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ASM Metals Handbook Volume 01 - Properties and Selection Irons, Steels, and High-Performance Allo

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of ±0.005 mm (±0.0002 in.) in parts such as crankshaft bearings, camshaft bearings, and
cylinder bores. Therefore, if a casting is properly designed, is cast under controlled conditions, and is allowed to cool sufficiently
in the mold before shakeout, and if proper machining practice is followed, extremely high dimensional stability can be obtained
in many applications without stress relieving. On the other hand, it is frequently economical to stress relieve complex castings
(other than engine blocks) that are produced in small quantities and that must be machined to precise dimensions.
Effect of Shakeout Practice
Shakeout practice may be influential in establishing the patterns of residual stresses in castings, because most residual stresses
are basically caused by differences in cooling rate, and thus in contraction behavior, between light and heavy sections.
In addition to its effect on residual stress, shakeout practice may influence both microstructure and hardness of gray iron
castings. If the iron is austenitic at the time the mold is dumped, higher hardness and residual stress may result. Many different
microstructures may be obtained; the austenite in thin sections may transform in the mold, whereas in heavier sections, which
cool more slowly, transformation may be delayed until air cooling after shakeout. In general, the effect of shakeout practice on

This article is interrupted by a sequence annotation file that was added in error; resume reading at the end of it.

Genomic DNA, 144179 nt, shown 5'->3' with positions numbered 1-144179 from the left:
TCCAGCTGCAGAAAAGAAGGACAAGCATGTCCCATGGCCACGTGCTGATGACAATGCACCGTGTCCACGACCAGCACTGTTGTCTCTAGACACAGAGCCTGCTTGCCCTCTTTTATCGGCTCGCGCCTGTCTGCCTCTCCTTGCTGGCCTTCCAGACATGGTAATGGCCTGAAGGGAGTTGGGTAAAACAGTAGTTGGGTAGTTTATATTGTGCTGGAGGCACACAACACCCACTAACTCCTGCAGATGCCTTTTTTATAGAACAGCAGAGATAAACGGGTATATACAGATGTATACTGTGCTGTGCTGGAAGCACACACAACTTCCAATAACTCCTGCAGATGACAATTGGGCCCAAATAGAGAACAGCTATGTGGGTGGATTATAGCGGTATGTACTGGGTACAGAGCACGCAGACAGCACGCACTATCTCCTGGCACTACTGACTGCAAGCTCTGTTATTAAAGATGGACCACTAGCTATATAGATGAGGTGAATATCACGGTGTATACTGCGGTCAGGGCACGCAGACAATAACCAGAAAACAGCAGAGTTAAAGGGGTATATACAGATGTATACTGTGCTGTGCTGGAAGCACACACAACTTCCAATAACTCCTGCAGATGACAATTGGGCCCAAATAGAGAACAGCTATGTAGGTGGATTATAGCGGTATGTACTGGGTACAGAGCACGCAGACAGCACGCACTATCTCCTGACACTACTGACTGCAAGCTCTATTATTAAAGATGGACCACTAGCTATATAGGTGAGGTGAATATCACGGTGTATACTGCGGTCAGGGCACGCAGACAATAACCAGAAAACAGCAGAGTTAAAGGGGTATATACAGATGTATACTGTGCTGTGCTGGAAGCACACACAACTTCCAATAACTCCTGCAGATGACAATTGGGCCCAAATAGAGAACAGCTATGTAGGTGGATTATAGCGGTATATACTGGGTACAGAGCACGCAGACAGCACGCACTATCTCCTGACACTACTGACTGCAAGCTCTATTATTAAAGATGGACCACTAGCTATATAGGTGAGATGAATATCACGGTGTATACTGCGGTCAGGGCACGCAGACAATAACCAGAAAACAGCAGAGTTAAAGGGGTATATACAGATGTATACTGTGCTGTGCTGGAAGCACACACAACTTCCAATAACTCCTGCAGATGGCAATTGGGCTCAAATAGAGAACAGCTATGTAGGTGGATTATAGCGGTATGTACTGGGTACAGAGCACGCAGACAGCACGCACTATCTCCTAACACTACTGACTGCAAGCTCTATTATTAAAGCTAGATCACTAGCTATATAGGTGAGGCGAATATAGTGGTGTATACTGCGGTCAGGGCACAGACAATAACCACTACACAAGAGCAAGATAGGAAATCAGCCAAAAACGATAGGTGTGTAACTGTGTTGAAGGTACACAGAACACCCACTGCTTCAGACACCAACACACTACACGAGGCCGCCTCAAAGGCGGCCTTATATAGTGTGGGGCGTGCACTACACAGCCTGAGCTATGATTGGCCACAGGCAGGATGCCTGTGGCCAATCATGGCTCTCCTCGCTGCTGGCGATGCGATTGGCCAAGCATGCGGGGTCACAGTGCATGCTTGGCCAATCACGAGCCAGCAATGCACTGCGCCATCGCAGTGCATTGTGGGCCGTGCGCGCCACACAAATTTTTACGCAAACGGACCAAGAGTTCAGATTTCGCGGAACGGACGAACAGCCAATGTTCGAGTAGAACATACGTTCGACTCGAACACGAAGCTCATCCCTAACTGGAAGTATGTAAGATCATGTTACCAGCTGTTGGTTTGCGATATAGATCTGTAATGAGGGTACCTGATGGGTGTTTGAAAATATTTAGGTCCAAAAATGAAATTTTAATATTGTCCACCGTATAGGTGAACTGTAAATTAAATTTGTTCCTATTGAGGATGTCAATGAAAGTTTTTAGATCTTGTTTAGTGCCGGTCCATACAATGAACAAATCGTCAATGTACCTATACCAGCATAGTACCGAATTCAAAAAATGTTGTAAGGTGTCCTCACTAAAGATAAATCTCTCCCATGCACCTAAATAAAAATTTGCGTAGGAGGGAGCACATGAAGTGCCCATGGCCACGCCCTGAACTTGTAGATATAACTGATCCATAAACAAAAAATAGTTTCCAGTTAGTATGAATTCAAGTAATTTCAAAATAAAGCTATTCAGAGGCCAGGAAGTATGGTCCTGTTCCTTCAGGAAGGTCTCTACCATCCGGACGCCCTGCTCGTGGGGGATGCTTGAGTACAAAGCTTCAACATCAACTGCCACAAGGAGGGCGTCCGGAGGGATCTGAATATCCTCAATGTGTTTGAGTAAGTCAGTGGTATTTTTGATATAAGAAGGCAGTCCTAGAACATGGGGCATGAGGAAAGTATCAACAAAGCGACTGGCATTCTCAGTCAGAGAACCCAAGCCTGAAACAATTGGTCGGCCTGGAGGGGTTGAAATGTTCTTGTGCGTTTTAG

hardness is negligible in unalloyed irons. Alloy irons are the most sensitive. However, the martensitic irons that contain enough
alloying elements to reach full hardness with slow cooling in the mold will display little if any effect of shakeout practice.
Alloying to Modify As-Cast Properties
The term alloying as used here does not include inoculation because by definition the effect of inoculation on the mechanical
properties of an iron is greater than can be explained by the change in chemical composition.
Strength and hardness, resistance to heat and oxidation, resistance to corrosion, electrical and magnetic characteristics, and
section sensitivity can be changed by alloying, which can extend the application of gray iron into fields where costlier materials
have traditionally been used.
There has also been considerable replacement of unalloyed gray iron by alloy iron to meet increased service demands and to
provide increased safety factors.
The use of alloy iron often depends, in practice, on the relative production requirements in a given foundry. When the